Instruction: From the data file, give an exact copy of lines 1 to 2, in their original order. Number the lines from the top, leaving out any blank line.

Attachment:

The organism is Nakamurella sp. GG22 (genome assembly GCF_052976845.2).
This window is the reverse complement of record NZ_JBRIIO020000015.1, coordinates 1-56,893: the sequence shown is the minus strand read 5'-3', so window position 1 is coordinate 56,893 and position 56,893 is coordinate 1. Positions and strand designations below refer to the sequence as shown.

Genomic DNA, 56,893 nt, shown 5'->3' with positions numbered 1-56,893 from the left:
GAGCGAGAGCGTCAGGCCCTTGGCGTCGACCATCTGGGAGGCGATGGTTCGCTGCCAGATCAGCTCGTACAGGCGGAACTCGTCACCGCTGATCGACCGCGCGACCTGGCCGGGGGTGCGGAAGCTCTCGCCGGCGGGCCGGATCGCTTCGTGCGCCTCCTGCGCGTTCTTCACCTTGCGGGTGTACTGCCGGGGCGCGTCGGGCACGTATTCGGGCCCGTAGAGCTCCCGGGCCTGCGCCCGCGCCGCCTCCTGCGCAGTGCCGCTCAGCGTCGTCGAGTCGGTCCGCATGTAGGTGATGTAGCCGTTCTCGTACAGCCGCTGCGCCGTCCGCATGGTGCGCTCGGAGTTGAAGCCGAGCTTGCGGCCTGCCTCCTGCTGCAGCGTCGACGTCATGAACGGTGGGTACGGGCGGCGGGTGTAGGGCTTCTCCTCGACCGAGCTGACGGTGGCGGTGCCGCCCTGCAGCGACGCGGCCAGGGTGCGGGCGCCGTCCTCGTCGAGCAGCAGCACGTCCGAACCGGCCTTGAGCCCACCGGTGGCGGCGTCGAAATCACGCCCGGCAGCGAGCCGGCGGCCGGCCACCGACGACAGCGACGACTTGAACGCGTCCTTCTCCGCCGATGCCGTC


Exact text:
The organism is Nakamurella sp. GG22 (genome assembly GCF_052976845.2).
This window is the reverse complement of record NZ_JBRIIO020000015.1, coordinates 1-56,893: the sequence shown is the minus strand read 5'-3', so window position 1 is coordinate 56,893 and position 56,893 is coordinate 1. Positions and strand designations below refer to the sequence as shown.